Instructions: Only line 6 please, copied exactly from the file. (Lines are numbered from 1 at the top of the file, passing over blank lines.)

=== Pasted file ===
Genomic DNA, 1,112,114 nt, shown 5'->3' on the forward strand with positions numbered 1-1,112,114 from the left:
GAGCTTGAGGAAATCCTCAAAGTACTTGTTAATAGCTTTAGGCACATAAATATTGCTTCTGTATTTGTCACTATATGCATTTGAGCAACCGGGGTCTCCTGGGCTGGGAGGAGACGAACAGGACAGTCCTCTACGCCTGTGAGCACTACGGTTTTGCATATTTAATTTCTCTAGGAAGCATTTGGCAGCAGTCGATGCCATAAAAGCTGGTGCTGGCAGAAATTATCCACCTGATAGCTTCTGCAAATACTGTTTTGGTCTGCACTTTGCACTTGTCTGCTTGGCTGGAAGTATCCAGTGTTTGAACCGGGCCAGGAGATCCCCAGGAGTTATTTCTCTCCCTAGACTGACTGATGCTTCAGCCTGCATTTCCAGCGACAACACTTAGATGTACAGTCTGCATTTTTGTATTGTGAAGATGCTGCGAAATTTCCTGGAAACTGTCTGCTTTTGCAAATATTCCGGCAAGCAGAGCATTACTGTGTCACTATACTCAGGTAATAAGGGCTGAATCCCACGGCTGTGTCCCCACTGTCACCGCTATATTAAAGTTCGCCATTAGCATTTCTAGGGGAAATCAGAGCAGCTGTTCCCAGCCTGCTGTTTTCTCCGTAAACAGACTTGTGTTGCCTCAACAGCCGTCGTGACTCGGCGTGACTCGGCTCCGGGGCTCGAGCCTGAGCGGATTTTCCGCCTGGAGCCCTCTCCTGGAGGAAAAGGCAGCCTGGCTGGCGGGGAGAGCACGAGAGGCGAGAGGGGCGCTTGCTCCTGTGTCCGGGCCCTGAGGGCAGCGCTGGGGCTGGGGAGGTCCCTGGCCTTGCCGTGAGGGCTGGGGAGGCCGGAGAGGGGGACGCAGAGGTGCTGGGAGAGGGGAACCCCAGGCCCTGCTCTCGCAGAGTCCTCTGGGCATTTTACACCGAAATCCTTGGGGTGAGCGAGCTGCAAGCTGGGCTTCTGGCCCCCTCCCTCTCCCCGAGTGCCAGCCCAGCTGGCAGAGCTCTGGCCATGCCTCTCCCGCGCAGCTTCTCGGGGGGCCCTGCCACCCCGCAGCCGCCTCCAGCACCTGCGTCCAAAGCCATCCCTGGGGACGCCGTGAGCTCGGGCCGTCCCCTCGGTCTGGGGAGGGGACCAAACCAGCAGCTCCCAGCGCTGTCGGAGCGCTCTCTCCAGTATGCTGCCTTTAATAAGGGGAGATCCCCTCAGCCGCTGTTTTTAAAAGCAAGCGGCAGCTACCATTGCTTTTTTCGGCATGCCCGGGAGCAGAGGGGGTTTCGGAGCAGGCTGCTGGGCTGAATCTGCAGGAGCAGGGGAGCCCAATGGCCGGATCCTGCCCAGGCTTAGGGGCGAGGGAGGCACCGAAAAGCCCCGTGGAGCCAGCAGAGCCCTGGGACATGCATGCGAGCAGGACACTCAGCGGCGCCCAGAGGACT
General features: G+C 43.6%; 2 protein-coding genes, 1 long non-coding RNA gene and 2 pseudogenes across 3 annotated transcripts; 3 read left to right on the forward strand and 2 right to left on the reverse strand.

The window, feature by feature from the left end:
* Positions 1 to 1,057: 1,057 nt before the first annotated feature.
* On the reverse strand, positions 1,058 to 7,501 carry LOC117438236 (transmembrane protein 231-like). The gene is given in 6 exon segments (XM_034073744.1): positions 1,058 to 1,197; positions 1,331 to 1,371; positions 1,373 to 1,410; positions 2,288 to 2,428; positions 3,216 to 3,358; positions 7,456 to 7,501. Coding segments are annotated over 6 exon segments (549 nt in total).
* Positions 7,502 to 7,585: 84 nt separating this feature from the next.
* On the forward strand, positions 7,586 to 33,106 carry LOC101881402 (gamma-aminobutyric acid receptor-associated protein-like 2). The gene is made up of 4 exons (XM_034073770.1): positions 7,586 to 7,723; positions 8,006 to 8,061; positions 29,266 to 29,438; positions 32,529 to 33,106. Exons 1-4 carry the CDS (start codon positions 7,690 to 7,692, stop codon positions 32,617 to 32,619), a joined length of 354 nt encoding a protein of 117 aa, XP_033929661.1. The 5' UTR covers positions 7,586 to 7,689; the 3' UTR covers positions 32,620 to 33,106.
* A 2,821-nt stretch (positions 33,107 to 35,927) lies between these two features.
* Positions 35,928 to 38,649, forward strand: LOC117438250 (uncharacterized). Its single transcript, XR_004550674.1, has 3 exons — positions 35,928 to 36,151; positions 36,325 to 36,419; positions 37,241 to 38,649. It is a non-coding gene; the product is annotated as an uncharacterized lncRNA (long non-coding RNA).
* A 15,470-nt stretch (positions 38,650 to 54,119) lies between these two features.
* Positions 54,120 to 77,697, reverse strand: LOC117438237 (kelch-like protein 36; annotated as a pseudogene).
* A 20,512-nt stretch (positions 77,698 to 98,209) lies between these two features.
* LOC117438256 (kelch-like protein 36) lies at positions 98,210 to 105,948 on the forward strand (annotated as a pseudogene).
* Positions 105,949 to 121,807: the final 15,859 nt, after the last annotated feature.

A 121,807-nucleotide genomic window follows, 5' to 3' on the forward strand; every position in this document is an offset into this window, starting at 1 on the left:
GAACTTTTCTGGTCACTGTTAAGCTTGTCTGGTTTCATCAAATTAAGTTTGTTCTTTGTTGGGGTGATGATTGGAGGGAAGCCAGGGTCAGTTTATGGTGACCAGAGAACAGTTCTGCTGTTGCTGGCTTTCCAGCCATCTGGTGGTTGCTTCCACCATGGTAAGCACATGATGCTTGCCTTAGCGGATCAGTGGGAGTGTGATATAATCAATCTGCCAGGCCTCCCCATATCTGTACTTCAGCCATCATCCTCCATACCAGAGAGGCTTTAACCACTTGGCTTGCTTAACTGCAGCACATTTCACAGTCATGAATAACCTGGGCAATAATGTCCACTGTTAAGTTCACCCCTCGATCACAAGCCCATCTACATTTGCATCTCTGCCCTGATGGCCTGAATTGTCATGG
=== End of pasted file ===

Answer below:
* On the reverse strand, positions 1,058 to 7,501 carry LOC117438236 (transmembrane protein 231-like). The gene is given in 6 exon segments (XM_034073744.1): positions 1,058 to 1,197; positions 1,331 to 1,371; positions 1,373 to 1,410; positions 2,288 to 2,428; positions 3,216 to 3,358; positions 7,456 to 7,501. Coding segments are annotated over 6 exon segments (549 nt in total).